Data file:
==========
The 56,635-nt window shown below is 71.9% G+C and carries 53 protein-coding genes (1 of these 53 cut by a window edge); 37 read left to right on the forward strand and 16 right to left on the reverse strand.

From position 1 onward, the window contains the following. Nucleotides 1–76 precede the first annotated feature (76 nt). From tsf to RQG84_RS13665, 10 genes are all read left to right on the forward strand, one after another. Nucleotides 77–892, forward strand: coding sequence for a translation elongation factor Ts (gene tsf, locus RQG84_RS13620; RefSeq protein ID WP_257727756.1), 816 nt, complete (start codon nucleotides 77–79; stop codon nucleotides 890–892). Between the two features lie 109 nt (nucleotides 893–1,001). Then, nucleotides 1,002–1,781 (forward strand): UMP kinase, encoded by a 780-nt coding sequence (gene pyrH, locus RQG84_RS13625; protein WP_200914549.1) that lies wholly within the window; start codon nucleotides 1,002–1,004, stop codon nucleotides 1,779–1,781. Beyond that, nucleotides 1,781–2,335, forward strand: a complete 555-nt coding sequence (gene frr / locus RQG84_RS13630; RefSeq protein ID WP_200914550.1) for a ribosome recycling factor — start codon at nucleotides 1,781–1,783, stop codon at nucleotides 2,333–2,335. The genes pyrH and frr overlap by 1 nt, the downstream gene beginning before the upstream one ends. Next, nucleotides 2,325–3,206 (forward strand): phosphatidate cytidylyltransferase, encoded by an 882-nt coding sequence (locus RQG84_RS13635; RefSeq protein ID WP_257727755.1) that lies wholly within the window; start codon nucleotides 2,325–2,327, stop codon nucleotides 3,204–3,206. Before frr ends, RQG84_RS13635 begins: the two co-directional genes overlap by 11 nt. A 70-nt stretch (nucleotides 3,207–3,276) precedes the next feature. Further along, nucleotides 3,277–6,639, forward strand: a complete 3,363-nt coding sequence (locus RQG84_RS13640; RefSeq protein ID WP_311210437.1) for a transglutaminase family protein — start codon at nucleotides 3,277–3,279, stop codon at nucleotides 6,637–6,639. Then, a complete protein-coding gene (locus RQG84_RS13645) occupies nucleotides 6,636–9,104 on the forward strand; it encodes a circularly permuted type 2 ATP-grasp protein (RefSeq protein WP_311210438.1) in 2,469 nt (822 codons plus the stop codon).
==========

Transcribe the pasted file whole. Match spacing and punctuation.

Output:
The 56,635-nt window shown below is 71.9% G+C and carries 53 protein-coding genes (1 of these 53 cut by a window edge); 37 read left to right on the forward strand and 16 right to left on the reverse strand.

From position 1 onward, the window contains the following. Nucleotides 1–76 precede the first annotated feature (76 nt). From tsf to RQG84_RS13665, 10 genes are all read left to right on the forward strand, one after another. Nucleotides 77–892, forward strand: coding sequence for a translation elongation factor Ts (gene tsf, locus RQG84_RS13620; RefSeq protein ID WP_257727756.1), 816 nt, complete (start codon nucleotides 77–79; stop codon nucleotides 890–892). Between the two features lie 109 nt (nucleotides 893–1,001). Then, nucleotides 1,002–1,781 (forward strand): UMP kinase, encoded by a 780-nt coding sequence (gene pyrH, locus RQG84_RS13625; protein WP_200914549.1) that lies wholly within the window; start codon nucleotides 1,002–1,004, stop codon nucleotides 1,779–1,781. Beyond that, nucleotides 1,781–2,335, forward strand: a complete 555-nt coding sequence (gene frr / locus RQG84_RS13630; RefSeq protein ID WP_200914550.1) for a ribosome recycling factor — start codon at nucleotides 1,781–1,783, stop codon at nucleotides 2,333–2,335. The genes pyrH and frr overlap by 1 nt, the downstream gene beginning before the upstream one ends. Next, nucleotides 2,325–3,206 (forward strand): phosphatidate cytidylyltransferase, encoded by an 882-nt coding sequence (locus RQG84_RS13635; RefSeq protein ID WP_257727755.1) that lies wholly within the window; start codon nucleotides 2,325–2,327, stop codon nucleotides 3,204–3,206. Before frr ends, RQG84_RS13635 begins: the two co-directional genes overlap by 11 nt. A 70-nt stretch (nucleotides 3,207–3,276) precedes the next feature. Further along, nucleotides 3,277–6,639, forward strand: a complete 3,363-nt coding sequence (locus RQG84_RS13640; RefSeq protein ID WP_311210437.1) for a transglutaminase family protein — start codon at nucleotides 3,277–3,279, stop codon at nucleotides 6,637–6,639. Then, a complete protein-coding gene (locus RQG84_RS13645) occupies nucleotides 6,636–9,104 on the forward strand; it encodes a circularly permuted type 2 ATP-grasp protein (RefSeq protein WP_311210438.1) in 2,469 nt (822 codons plus the stop codon).